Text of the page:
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Late-Season Tips For Western Turkey

by Patrick Meitin   |  May 2nd, 2012 0

The author took this mature gobbler with archery gear after a day-long wait in a proven feeding area. When late-season turkeys refuse to come to you, turn the tables by going to them. Photo by Patrick Meitin.

Spring turkey seasons can prove tricky in the Mountain West. Long seasons assure plenty of time afield, but arriving on the wrong weekend can result in more frustration than action. Early in the season you’ll most often find gobblers “henned up,” and while they might prove quite vocal, completely willing and able, luring them away from a large bevy of hens — despite your best calling efforts — can prove a futile exercise. Arrive too late and gobblers can act as if breeding is the farthest thing from their minds; exhausted, or more likely too shell-shocked to respond favorably to careful hen yelps. It’s most often those times somewhere in the middle that result in the those magic days when gobbles sound from every quarter and trophy longbeards arrive suicidally to even lackluster calling.

Also, every season is different. Early snows can postpone breeding for weeks, while hot weather may get them started well before the season opener. A sudden influx of hunting pressure in your favorite hotspot may ruin a piece of public land you’ve always had all to yourself and counted on for success. The man who proclaims a certain date on the calendar is the only week to hunt — putting all his eggs in one basket — is always risking finding himself facing a quickly-dwindling season without anything to show for his efforts.

Not to despair; there are still gobblers to be had. You just might have to change your approach to fill that tag before time runs out. Here’s how.

I’ve been in this catch-up phase many times (due mostly to my archery-hunting habit), but the times I remember best are hunting in Arizona’s White Mountains (the state’s top turkey hunting destination). Arizona’s Southwestern Merriam’s habitat (especially that of the White Mountain Apache Tribe) is fairly typical of the region and species: abrupt ridges and points of requisite Ponderosa pine, areas of Gamble’s oak, flanked by open meadows of quickly-greening grass (in other states greening hay pasture or grain fields replace natural meadows). By mid-May, when spring turkey season is winding down quickly, boss toms have mostly ceased gobbling, hens are off somewhere sitting on nests and suddenly disinterested in them, with hunting becoming challenging indeed. The lucky hunter might stumble across one last bird willing to attend to a call, but you really can’t count on it.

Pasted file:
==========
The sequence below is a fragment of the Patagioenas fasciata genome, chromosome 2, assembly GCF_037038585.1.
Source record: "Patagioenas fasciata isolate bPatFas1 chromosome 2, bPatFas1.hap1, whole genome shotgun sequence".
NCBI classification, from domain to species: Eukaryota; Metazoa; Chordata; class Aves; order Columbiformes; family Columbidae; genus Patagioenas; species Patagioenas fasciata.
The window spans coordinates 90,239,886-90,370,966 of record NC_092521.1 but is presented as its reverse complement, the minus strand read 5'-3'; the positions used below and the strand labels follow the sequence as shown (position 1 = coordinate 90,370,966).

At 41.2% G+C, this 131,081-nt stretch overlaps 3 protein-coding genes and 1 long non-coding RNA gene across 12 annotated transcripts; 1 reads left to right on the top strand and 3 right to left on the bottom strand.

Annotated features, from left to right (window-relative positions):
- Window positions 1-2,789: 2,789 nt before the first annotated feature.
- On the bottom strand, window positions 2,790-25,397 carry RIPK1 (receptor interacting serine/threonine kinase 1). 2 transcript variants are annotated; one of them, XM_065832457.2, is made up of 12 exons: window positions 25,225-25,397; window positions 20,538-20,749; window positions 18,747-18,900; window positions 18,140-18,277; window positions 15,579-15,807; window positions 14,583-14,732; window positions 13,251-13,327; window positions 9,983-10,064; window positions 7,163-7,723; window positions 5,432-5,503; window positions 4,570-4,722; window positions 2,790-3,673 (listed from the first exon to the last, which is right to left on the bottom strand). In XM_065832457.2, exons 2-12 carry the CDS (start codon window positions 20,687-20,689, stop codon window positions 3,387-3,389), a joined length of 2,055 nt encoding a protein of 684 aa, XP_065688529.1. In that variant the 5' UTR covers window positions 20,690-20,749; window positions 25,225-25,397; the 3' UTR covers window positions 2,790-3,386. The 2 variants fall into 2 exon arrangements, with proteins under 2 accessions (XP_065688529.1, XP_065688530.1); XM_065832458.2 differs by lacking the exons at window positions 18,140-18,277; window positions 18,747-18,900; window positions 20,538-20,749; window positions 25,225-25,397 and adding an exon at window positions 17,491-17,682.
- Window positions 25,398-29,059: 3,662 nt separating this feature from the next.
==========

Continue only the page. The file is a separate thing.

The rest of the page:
I approach this problem by investing in plenty of hiking, concentrating efforts on those plentiful meadows I’ve hinted at, as well as areas covered in loose pine straw or oak leaves. Of course, I’m not just mindlessly walking, but seeking sign — turkey sign and lots of it. The most obvious includes fresh droppings (hens producing clumped leavings, gobblers small “question marks”), dusting areas or scratched areas in oak leaves or pine straw where turkeys actively feed. Eventually I’ll come across that one meadow, a prime ridge, where turkey sign’s particularly abundant. The hunt then turns into a waiting game.

Because I’m a bow hunter, this means portable pop-up blind concealment, though the shotgun hunter might make do with hastily-assembled ground blinds. Place blinds within sure range of concentrated sign, stab a single hen decoy no more than 10 yards from your hide and settle in for the long wait. I tote a good paperback to occupy myself, catching occasional catnaps following early wakeups. You never know when a gobbler will arrive — though the modern trail camera’s an effective tool in these ploys. I deploy a multitude of them during spring turkey seasons, just as I do during fall whitetail dates, to get a better handle on what’s happening in my hunting area and when.

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